NEILLY: We’re also BYO with the Jersey liquor laws. In Philadelphia, we were going to have a license. We were bringing up our friend Ricardo from Miami who was going to move and do a really killer bar program for us.
DAVID: So a two-week hiccup ended up with us being closed for a month and a half. The PPP got the ball rolling for us. We were on that first wave of applicants and got it right away. We spent it to the letter of the law and blew through it in eight weeks, which sucked once they changed the parameters. But it got us back into this space, it got us to pay our staff, it got the wheels turning again. We were hesitant to start something and then stop again. We were like, “You know what? We have nothing to lose. We have this money. Let’s start working, and we’ll figure it out from there.” It gave us the chutzpah to jump into it with both feet and both eyes closed. At that point, you’re just adapting. You’re trying to figure out what’s working, what people want, and trying to find your groove.
NEILLY: This morning we were talking about what’s going to happen in the fall. Is there going to be another shutdown? I was saying that I do feel like bars should be table service only. There should be no reason why strangers need to be socializing and interacting with one another in that kind of environment. I don’t think it’s a good idea. And Dave was saying, “I feel badly for people who own a bar. How are they supposed to run a business?” I was like, “I completely get that.” I mean, who can sympathize more than all of us?
Right now we’re doing four services or styles of offerings that we’ve never done before as a business. Anything that we had ever done up until this point, we’re not currently doing. For example, we’re in a strip mall off of a highway in central New Jersey. We never dreamed of doing outside dining. We never thought that that was something that would make sense. Why would anyone want to sit in a parking lot? But we’re doing outside dining. We’re doing to-go service, which is something we’ve never done before. We’re doing in-home barbecue experiences with David. And we’re doing corporate Zoom classes—virtual teaching. We never really did any of those things until now. We haven’t really had a choice.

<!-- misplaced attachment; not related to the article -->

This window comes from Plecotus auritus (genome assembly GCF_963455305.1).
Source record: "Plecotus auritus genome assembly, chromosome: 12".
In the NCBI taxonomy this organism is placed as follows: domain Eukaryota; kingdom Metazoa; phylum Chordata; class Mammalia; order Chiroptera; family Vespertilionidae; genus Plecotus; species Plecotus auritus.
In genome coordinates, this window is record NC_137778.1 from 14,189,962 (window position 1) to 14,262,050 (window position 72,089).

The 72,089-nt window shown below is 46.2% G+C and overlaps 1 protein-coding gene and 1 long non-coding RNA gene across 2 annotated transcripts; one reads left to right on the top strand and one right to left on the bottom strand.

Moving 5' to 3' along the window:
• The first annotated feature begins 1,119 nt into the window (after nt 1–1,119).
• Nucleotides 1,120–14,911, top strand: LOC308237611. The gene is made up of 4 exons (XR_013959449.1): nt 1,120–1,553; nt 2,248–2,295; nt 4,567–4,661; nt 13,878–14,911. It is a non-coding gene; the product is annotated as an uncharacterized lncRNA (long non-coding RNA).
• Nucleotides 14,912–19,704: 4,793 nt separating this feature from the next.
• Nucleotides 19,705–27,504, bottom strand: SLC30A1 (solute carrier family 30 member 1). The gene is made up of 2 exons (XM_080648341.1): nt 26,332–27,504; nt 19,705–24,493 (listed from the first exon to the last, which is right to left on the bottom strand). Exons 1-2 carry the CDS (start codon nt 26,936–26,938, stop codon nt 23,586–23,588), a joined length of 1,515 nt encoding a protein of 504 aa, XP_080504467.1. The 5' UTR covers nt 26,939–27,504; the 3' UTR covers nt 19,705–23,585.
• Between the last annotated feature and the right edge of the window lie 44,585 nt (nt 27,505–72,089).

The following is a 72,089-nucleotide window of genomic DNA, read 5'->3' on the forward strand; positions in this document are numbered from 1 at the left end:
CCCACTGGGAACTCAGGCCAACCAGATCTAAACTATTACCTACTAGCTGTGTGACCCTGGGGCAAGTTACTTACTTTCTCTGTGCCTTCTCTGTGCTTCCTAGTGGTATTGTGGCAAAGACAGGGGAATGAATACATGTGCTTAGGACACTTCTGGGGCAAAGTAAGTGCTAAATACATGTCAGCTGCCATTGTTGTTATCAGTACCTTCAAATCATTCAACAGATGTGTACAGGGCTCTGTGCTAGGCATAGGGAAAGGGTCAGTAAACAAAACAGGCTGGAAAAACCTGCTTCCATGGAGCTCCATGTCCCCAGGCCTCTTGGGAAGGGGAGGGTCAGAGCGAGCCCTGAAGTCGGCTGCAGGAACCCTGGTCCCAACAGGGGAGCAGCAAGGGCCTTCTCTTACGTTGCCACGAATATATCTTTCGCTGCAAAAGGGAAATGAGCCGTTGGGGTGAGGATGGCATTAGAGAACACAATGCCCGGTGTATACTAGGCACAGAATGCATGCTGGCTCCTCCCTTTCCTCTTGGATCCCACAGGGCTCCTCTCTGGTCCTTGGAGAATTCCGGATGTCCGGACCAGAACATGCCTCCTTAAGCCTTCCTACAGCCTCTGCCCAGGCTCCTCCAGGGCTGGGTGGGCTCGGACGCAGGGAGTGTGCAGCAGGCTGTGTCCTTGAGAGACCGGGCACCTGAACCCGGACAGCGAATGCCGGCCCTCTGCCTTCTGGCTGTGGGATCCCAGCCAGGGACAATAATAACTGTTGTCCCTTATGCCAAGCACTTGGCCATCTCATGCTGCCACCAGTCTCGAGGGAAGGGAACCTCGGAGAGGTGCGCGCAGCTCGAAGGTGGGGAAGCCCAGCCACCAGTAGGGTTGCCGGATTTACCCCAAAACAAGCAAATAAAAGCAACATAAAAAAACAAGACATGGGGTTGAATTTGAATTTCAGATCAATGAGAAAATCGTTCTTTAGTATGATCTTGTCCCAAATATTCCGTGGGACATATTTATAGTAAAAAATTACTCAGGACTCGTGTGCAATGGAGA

Our landlord is extremely understanding and pretty progressive as far as always investing in his tenants in general. He was helpful from day one, which is why we signed our lease to begin with where we’re located. Right now, he’s come up with a program similar to the government guidelines on reopening. When 25 percent inside capacity starts, we start paying 25 percent of our rent. When 50 percent happens, 50 percent, and so on. Once we can get back to full capacity, that will all be deferred over an 18-month period.
We have a very good rent for where we are, which is why my heart goes out when I read that Uncle Boon’s and all of these amazing places are starting to close. I’m assuming it’s just the beginning of so many great places that can’t withstand their rents. We’re working with a fair landlord who’s been extremely helpful getting the outside set up. We have a really nice, manicured shopping plaza, so even though we’re outside, it still feels good out there. As David says, we’ve always done it one plate at a time.